Rod Marsden, Author of “Desk Job”

What is your book about?

Desk Job – Sarah in Office-land is my salute to Lewis Carroll. it contains my views on working in various offices in Sydney, Australia in the mid-1990s. Lewis Carroll inspired me to whack in some humor which I felt it needed anyway if it was to be both read and enjoyed. Plenty of crazy goings-on here worth a smile or a laugh.

In terms of story, there’s a murder and an investigation. During the investigation we discover just how dysfunctional a dysfunctional office can be.

What inspired you to write this particular story?

I wanted to write about what it was like working in various offices in the mid-1990s. I decided on one particular fictional office that is truly weird but in some respects typical of the times. Maybe not that different from offices today. For over a decade I couldn’t get my head around how to proceed in this writing then Lewis Carroll showed me the way with his Alice books.

How much of yourself is hidden in the characters of this book?

A lot of myself and my experiences in various offices is in this book.

Tell me a little about your main character. Who was your favorite? Why?

My main character is Sarah Hollingsworth, a psychic detective exploring a dysfunctional office. Gary Whitebridge is the man driven to murder and Kaze Majo is the victim. She is also the wind witch terror of the office. My favorite characters would have to be Ms. Slimbeam, the Cheshire cat like receptionist, and Sir Morris, a talking cat from another universe. Ms. Slimbeam should be a butterfly but instead she is an able worker. Sir Morris is a swashbuckler and I like swashbucklers.

Who is your most unusual/ most likable character?

I suppose it is a toss up between Ms. Slimbeam who is pretty enough to be a butterfly but prefers to work for a living and Julio Piazza who is a mule with wings.

Why will readers relate to your characters?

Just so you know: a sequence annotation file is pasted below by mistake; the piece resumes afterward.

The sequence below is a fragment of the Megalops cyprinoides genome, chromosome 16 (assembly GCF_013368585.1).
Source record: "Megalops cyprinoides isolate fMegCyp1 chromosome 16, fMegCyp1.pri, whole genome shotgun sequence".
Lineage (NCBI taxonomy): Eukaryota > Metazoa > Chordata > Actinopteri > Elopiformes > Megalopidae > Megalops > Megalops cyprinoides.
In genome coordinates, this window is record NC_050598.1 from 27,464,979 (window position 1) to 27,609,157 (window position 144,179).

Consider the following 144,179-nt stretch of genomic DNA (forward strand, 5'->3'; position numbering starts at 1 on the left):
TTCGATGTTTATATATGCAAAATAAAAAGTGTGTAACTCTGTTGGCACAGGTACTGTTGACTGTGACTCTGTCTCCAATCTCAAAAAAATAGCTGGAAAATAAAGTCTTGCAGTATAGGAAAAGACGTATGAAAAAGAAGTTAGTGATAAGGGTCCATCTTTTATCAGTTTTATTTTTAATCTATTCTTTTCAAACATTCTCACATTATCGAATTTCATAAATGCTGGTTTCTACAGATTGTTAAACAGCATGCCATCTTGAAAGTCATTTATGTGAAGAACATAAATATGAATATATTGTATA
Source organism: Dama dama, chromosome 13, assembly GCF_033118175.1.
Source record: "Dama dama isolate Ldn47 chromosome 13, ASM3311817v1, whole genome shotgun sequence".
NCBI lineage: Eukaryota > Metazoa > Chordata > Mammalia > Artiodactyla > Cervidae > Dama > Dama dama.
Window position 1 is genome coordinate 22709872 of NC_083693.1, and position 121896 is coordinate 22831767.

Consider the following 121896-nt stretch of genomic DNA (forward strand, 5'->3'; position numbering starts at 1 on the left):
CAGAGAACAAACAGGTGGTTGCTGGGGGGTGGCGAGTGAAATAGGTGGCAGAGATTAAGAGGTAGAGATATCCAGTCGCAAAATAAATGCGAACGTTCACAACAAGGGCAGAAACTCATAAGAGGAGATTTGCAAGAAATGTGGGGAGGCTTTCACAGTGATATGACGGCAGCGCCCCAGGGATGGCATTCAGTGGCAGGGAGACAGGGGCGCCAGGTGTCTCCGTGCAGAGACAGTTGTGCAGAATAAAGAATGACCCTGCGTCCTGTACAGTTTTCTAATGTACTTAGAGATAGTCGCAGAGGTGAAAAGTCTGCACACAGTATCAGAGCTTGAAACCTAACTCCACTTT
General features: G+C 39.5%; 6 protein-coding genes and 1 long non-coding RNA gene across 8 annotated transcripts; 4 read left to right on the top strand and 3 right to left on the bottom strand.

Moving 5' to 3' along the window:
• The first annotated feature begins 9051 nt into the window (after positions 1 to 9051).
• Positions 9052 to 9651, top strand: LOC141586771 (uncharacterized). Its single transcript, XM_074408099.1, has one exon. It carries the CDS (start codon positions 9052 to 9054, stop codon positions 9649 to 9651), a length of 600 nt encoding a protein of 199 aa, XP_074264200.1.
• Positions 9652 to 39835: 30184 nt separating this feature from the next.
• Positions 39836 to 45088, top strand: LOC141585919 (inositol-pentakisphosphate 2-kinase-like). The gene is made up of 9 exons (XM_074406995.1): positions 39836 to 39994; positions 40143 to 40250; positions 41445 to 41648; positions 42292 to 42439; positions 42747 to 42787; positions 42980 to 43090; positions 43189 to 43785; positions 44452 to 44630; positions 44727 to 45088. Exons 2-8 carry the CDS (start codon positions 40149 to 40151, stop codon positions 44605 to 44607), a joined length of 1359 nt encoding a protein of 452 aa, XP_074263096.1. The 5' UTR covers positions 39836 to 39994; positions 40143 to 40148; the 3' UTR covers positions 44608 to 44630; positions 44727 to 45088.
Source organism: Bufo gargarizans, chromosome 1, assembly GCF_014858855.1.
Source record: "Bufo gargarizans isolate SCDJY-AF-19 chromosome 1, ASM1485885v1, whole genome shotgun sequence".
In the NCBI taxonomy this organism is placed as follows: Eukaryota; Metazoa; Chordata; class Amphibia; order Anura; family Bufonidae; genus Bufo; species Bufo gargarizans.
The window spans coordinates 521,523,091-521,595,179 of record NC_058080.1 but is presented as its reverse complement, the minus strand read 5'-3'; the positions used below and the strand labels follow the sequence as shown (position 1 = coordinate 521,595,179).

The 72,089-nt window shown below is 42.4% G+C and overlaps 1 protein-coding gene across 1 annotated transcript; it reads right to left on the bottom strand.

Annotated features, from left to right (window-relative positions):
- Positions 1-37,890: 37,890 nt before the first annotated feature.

A lot of people work in offices throughout the world. I do not believe offices and the way they are run today are that much different from the mid-1990s. I have talked with a number of current office workers and they seem to get my creatures. There’s a lot of truth in Desk Job served up on a polished surrealist plate.

How do you develop and differentiate your characters?

Many of the characters in Desk Job follow the particular pattern of the creature they best represent or best represents them.

An owl guards and protects. This guarding and protecting may simply be about property. It can also be about the mind and the soul.

A hawk is a high flying business creature. They get the contracts and organize the mules.

Now a mule works behind his or her computer in support of their hawk.

Where there are praying mantises, this damaged creature looks for rule breakers she can deal harshly with. Close by she has her faithful and rather foolish dung beetle.

Butterflies and moths play and get hawks on side rather than do an honest day’s work. And the caterpillar rests in his room most of the day, not wishing to be disturbed.

What is your goal for the book?

What I want readers to understand is that rules and regulations need to be tempered with humanity. Also you can’t really make someone more equal than someone else without doing some damage to the idea and ideal of equality.

What challenges did you face as you wrote this book?

I realized straight off that if it was too dry it would just blow away and be forgotten. If I didn’t make the reader smile and occasionally laugh I wouldn’t get the readership I so wanted.

I am a big Terry Pratchett fan because in his discworld novels he gets the reader to laugh at things that happen in our world but viewed in a surrealistic way. He can write about the absurdities of how we conduct our lives and by so doing tickle our funny bones. He touches upon serious subjects such as pollution and political correctness gone mad but in a way where he drives his points home by making us, at the very least, smile at the craziness.

I decided that Terry Pratchett as mentor wasn’t quite right for me at this stage in my growth as a writer but perhaps the author of the Alice books comes closer to the guide I was looking for. Inspired by Lewis Carroll I could write this novel and not have within it that dryness I know doesn’t work.

Yes, I could find humor in a kind of Wonderland I could think of as Office-land.

What was the most difficult part of writing the book?

The most difficult part in writing Desk Job was in finding something simple and straightforward both writer and reader could immediately focus in on. Someone had to come into the office to give the outsider’s and thus, to some extent, the reader’s point of view. At the same time I wanted the inner workings of the minds of the office personnel out there for the reader. Once I decided on an office murder and a psychic investigator it all clicked.

How does your upbringing color your writing?

I believe in a fair go for all and I don’t like the idea of some people being more equal than others because of strange politically correct reasons . I also believe in beaches where bikini clad lika-lika birds are most welcome and always will be.

Do you prefer to write at a particular time of day?